International traveling started again after the Corona holidays, and with that came journeys from Singapore to Germany and back for me.
So did I in March 2022, and I only realized then that I never watch a movie in my spare time. A ticket to the movies is not really of value to me because I always fall asleep. I hate it to watch a movie when I cannot easily walk out because I do not like it, and this is how I usually end up in a cinema: asleep in my seat and with a stiff neck after waking up again.
But watching a movie in an airplane during an international flight is different. I have 12 hours to kill, enough time for a night of sleep, AND for watching one or two movies. And the movies are never bad. Todays aircraft entertainment systems have hundreds of different movies available, many of them brand new, and there are always one or two movies that I find interesting.
Now you know where I am coming from: on my latest international flight, I got interested in the movie “An American Pickle”, a comedy. The Oxford Dictionary offers two definitions of comedy, one is simply “a film, play, or broadcast programme intended to make an audience laugh” and the other one – used for more serious artwork – is “a play characterized by its humorous or satirical tone and its depiction of amusing people or incidents, in which the characters ultimately triumph over adversity.” And what is important here is that the movie “An American Pickle” falls under the latter definition. This is definitely not a movie that is intended to make you laugh.
Wikipedia tells the first part of the movie as follows:
Herschel Greenbaum and wife, Sarah, are struggling Jewish laborers. They emigrate from their shtetl to America in 1919 after their village is rampaged by Cossacks. He finds a job at a pickle factory, and saves up for two graves at a Jewish cemetery. One day, while working, he falls into a vat of pickles just as the factory is closed for health reasons, leaving Herschel brined for 100 years.
Waking up in Brooklyn in 2019, Herschel discovers that his only living relative is his great-grandson Ben. Ben works as a freelance app developer and is currently developing an app “Boop Bop”, a service that checks companies’ ethics when buying their products. Ben reluctantly agrees to go with Herschel to the cemetery where Sarah and his son along with Ben’s parents are buried. Herschel is disgusted to find the cemetery is in shambles with a Cossack vodka billboard overlooking it. This causes him to assault construction workers putting up the billboard, leading to his and Ben’s arrest.
Ben bails them out of jail; however, he finds that he can’t get investors for his app due to his new criminal record, so he disowns Herschel. Herschel decides to begin a pickle business to buy and take down the billboard overlooking the cemetery. Herschel is a huge success over social media. However, Ben tells health inspectors that Herschel has been using produce found in the trash bins, causing him to be fined $12,000. Herschel is able to come back from this with the assistance of unpaid interns, causing his business to become even more popular and allowing him to refurbish the cemetery and remove the billboard. Herschel’s success leads to Ben envying him even more.
Ben then tells Herschel to download Twitter, and he begins tweeting controversial statements. While initially met with protests and boycotts, Herschel is then seen as an icon of free speech and empowerment.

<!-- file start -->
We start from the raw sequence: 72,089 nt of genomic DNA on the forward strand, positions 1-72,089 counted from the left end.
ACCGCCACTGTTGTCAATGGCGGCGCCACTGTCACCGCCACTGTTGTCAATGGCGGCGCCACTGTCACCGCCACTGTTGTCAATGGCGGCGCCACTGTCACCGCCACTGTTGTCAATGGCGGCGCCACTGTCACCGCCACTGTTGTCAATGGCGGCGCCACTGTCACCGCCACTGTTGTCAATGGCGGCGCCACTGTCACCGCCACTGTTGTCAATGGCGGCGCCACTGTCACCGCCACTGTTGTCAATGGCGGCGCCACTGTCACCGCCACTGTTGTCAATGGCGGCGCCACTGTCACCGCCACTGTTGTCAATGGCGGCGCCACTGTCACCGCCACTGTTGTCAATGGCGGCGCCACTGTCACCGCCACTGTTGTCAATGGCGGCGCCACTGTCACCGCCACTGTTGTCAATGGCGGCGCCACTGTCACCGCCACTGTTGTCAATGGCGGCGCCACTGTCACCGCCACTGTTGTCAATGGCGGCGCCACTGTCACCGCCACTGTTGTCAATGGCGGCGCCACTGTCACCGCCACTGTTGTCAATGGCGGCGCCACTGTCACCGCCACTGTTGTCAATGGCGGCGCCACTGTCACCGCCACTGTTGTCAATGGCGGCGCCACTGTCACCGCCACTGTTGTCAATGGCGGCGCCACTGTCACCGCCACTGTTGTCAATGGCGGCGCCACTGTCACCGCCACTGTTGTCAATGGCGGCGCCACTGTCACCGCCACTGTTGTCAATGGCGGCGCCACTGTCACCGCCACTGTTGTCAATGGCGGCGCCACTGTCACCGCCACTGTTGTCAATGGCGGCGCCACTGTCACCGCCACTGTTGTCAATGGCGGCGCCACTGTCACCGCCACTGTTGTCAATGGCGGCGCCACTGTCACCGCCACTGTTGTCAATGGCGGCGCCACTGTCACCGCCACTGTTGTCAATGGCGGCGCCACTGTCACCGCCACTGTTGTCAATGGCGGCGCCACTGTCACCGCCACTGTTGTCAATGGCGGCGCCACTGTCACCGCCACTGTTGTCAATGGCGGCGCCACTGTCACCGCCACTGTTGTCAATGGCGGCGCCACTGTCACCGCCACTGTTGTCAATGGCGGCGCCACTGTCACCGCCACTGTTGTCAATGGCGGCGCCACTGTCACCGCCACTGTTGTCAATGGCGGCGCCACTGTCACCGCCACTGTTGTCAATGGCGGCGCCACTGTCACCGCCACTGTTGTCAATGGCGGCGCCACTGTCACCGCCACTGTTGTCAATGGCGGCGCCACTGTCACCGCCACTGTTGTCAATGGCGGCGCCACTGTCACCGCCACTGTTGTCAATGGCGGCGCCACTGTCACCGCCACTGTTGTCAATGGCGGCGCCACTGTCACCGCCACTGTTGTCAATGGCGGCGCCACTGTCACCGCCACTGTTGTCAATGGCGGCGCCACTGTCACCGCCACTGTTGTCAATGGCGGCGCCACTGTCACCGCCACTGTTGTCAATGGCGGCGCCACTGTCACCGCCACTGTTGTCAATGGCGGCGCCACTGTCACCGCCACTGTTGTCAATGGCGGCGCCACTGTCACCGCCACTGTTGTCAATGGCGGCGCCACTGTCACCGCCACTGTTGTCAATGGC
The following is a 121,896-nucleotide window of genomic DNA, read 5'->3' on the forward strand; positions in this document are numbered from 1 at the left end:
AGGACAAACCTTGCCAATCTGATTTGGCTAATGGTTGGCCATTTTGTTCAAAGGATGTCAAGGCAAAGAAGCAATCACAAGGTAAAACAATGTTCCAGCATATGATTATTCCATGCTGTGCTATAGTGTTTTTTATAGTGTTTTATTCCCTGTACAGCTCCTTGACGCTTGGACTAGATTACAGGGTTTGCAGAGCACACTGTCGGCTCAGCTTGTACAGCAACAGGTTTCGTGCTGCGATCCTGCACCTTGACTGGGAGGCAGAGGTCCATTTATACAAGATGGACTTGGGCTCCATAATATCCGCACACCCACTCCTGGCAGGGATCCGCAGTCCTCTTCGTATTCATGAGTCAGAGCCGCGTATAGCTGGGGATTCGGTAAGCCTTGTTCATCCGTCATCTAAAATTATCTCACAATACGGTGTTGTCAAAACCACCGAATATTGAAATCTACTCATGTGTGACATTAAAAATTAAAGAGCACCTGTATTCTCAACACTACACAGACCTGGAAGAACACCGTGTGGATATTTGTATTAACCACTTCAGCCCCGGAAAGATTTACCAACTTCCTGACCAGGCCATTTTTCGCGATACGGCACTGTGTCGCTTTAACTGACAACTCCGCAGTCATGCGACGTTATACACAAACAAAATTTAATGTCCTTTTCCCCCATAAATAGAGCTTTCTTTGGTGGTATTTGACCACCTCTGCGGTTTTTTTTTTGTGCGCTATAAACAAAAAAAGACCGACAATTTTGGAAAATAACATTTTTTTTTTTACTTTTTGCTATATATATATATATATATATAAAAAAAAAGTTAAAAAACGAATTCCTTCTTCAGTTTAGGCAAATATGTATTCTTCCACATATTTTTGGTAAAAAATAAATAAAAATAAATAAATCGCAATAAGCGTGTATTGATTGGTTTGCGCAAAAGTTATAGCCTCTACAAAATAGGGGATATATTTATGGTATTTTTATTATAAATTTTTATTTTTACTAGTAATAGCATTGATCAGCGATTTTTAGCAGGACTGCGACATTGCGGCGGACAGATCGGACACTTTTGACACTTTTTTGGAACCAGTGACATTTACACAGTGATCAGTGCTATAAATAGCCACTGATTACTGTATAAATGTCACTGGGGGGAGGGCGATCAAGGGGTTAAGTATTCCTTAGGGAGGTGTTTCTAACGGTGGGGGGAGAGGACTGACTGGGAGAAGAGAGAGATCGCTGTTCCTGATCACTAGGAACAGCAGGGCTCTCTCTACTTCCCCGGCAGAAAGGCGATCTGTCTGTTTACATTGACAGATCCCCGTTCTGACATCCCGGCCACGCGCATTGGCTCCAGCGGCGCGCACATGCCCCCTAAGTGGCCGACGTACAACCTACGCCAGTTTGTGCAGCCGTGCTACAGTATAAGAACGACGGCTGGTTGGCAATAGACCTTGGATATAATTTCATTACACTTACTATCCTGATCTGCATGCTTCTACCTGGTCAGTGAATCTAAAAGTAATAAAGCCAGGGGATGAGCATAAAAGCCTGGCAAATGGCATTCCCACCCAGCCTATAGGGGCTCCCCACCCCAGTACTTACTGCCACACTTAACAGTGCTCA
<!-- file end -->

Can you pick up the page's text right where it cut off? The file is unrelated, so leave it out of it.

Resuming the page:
How that part of the movie did resonate with me! Though he knows nothing about the contemporary business world, Herschel quickly becomes a successful entrepreneur thanks in part to his refreshingly simple recipe, which consists only of salt, rainwater, and cucumbers. When asked whether his pickles contain benzoates or other preservatives, Herschel tells his hip customers he doesn’t even know the meaning of those words.
Herschel triumphs over adversity by following simple rules for setting up a new business: do what you know best (making pickles) and find out what the customers want (sustainable, fair food). Then solve your Freedom-to-Operate issues (the health regulations for making and selling pickles), create your Intellectual Property (the unique Herschel character), and test the market response very soon (by right away selling his first batch of pickles on the street). His investment into the new product was zero, except for his worktime. And what was a necessity because he could not afford a production site became a marketing feature: Herschel uses rainwater for making the brine, which underlines the sustainability of his product. A shortened version of this business story can be found here: https://youtu.be/p2GyYUEDJsw?t=312.
What a contrast with his great-grandson Ben. Ben has been developing his app “Boop Bop” for more than five (5) years without testing the market. Ben is losing time and money with finding a logo instead of finding paying customers. Ben spent all the money that his late parents left him as an inheritance for his useless app that checks and publishes companies’ ethics. In short words, Ben is a true copy of the “Gene” character in my book “The 4×4 Innovation Strategy” (free download here: https://ip-lawyer-tools.com/the-4×4-innovation-strategy/)
Whenever you meet someone who starts a new business, please recommend these two items to them: watching the movie “An American Pickle” and reading my book “The 4×4 Innovation Strategy”.
The movie comes with another twist, but that one is not relevant for my message to you. Please find it out yourself by watching the entire movie.
You will probably not like every part of the movie but in general, it is definitely worth watching that movie because of the business aspect of its story.
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Martin “4×4 Innovation” Schweiger